Thursday, September 3, 2015

"A Compliant Horse or a Willing Partner—There is a Difference"

Howdy Friends,

There is a difference between a compliant horse and a willing partner. A horse trained into compliance by the use of dominant tactics, force or stiff unrelenting repetition and gadgets will always feel the need to test each new rider, owner or caregiver. They will not test out of rebellion or defiance; rather they know no other way to understand what is expected of them.

Kessy walking on a loose lead in a circle, in good posture with her inside shoulder up. Note her left ear to me, happy and willing. To see more exercises see my blog, "Restarting your horse" HERE
Never knowing the connection that comes with existing as a willing partner, the compliant horse understands no other feeling than worry. The compliant horse worries ceaselessly about “getting it right.” That limits their ability to welcome their person into their heart. It limits their ability to truly soften, think and become the partner they could be, and want to be.

Worry may not always be easy to recognizes, horses hide worry. But simple things like tight lips, ridged or semi ridged posture, distant eyes, sensitive to touch, crowding, hurrying when leading, dancing about on the lead or when tied—anything that seems restless, unsettled, IS restless and unsettled. Yes, with what folks commonly call discipline, training, gadgets and “firm” commands a worried horse (too often referred to as a “disobedient” horse) can be made to be compliant.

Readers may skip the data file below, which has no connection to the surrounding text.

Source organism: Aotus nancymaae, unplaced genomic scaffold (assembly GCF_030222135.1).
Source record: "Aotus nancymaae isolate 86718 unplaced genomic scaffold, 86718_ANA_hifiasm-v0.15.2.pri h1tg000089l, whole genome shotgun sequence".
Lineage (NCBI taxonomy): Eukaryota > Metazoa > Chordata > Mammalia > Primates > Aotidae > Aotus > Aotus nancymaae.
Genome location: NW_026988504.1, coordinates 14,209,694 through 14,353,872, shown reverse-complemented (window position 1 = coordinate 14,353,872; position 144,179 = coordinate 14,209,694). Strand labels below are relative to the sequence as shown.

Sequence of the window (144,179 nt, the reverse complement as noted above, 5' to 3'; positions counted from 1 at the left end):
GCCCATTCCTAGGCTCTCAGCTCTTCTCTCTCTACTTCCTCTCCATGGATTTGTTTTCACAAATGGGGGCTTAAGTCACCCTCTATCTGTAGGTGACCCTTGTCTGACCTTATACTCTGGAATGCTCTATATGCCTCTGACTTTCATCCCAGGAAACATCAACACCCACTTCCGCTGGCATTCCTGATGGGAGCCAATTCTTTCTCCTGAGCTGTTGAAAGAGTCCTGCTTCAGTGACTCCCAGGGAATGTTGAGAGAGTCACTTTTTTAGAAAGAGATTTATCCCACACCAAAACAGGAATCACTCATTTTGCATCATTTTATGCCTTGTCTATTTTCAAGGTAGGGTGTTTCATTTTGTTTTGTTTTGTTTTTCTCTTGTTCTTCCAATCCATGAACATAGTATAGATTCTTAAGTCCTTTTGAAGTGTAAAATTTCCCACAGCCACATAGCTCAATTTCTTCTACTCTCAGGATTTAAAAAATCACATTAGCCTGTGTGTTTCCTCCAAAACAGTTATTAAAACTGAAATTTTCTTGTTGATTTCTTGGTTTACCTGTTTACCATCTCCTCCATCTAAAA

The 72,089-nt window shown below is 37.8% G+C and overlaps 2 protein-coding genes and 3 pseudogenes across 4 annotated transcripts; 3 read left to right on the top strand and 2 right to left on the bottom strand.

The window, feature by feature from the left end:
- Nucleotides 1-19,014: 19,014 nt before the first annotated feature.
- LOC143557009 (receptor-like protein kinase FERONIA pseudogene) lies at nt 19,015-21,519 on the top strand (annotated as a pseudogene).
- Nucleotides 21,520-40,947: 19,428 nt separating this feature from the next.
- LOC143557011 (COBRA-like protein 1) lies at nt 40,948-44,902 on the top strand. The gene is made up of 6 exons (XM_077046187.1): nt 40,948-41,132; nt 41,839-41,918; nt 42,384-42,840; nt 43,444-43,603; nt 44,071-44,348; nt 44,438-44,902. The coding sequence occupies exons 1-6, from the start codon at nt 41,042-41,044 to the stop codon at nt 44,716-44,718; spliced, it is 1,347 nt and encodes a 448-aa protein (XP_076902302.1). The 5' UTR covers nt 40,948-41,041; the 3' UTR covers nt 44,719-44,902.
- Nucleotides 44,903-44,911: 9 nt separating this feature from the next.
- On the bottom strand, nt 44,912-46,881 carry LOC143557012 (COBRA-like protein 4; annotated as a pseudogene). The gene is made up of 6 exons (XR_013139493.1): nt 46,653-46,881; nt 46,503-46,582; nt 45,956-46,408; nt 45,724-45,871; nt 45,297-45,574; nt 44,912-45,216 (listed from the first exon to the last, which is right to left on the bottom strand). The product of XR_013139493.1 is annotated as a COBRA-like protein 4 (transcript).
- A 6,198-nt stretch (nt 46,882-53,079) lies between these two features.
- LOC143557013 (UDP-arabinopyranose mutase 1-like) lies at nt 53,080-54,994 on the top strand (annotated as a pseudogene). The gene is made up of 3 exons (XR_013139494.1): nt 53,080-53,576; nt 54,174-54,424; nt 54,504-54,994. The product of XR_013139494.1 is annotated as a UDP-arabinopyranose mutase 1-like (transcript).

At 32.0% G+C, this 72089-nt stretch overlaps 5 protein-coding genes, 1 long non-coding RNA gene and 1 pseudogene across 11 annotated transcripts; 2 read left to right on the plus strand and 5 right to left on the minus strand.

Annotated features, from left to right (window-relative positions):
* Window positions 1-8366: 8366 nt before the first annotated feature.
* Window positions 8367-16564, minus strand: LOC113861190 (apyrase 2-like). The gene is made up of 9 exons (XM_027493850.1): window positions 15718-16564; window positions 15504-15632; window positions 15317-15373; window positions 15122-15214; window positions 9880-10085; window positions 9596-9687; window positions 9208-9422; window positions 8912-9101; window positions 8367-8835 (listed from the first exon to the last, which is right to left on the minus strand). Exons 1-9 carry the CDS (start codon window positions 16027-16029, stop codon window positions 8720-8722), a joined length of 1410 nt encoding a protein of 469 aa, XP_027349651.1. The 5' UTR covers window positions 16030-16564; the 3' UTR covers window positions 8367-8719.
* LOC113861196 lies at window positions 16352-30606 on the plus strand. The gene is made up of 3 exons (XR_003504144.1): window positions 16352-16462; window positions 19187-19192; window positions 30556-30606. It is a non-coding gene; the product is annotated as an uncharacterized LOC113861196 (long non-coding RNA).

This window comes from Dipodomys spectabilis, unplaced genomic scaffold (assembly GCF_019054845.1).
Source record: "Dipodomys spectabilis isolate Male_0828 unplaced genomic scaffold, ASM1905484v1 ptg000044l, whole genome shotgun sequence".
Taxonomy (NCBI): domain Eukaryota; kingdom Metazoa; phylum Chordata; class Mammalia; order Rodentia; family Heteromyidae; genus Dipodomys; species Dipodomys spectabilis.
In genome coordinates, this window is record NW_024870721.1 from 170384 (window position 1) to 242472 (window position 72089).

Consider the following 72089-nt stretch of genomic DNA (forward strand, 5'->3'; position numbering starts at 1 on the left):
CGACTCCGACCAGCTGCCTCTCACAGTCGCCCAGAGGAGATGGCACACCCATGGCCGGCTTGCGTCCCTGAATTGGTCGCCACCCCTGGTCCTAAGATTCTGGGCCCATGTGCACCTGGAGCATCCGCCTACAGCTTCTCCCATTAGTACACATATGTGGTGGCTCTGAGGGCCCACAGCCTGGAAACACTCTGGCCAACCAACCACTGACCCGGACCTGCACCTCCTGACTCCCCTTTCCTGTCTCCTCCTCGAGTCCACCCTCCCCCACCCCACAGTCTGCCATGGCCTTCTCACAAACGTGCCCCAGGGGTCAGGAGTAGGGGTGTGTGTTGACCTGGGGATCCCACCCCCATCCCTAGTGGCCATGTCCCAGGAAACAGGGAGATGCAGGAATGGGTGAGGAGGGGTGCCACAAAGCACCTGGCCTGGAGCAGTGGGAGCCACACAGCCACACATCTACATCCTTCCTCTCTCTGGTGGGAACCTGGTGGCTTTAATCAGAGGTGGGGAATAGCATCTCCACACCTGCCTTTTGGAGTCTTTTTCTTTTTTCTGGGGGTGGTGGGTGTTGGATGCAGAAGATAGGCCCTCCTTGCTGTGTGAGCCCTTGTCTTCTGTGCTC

Repetition in training (I despise that very word), schooling, perfecting movements, over correcting, over schooling, our impatience, all build roadblocks to creating a willing partner. Those things build walls around the horse that prohibit her ability to see you as someone with whom she would like to partner ... Don’t get confused here by thinking, “My horse loves to drill and practice.” Sometimes a horse will give flashes of willingness and excitement during repetitive drills and practice, because they have become familiar with them. It can actually become a safe place for the compliant horse ... But the softness, contentment and ability of a truly deeply willing horse will far outshine the ability and contentment of a compliant horse.

But what of another paradigm? One of, putting the horse first. Yes we have horses because we want to do things with them. With them should mean, “With them.” With their willingness, happiness and love of being with us, playing with us, competing with us. That is putting the horse first.

How do we do that? How can we have a willing partner? A major component to building that partnership is to “put the horse first.” Ask yourself, “What’s in it for the horse? What will my horse get out of this?” We all know what we want ... Why should our horse care or want it if they are not our partner?

Little things like allowing the horse all the time she needs to understand. Whenever I work with someone and there horse the first thing I say is, “We are now on horse time, not people time.” We must always, “Ignore the negative and celebrate the Positive.”

Our human instinct is to correct, we must stop that. Replace correcting with leading. Gently show her the correct way—replace correcting with leading, show her what you are asking and give her time to understand. And be sure to reward the slightest attempt with grand celebration. NEVER, ever not a single time, scold or interrupt or discipline. Go with it; allow her to progress with encouragement—do not push her with force, harsh words and demands. To do that is the very definition of rude behavior. Never be rude.